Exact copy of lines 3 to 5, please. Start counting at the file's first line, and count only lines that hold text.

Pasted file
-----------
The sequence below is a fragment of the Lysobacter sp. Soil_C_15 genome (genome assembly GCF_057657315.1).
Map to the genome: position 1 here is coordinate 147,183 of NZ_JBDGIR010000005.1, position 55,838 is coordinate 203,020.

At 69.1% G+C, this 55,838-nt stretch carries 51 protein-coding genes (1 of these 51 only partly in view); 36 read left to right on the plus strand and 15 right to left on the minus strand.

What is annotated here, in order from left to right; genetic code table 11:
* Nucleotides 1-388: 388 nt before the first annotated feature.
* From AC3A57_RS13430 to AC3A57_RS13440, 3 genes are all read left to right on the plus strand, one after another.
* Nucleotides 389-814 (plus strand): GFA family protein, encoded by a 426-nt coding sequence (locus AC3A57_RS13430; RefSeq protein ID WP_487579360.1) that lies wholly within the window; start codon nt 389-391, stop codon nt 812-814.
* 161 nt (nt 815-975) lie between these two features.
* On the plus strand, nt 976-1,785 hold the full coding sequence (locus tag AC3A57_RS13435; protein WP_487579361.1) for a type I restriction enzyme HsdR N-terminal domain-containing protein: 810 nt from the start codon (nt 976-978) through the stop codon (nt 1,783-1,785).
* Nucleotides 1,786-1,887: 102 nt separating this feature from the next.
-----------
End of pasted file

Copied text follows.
At 69.1% G+C, this 55,838-nt stretch carries 51 protein-coding genes (1 of these 51 only partly in view); 36 read left to right on the plus strand and 15 right to left on the minus strand.

What is annotated here, in order from left to right; genetic code table 11:
* Nucleotides 1-388: 388 nt before the first annotated feature.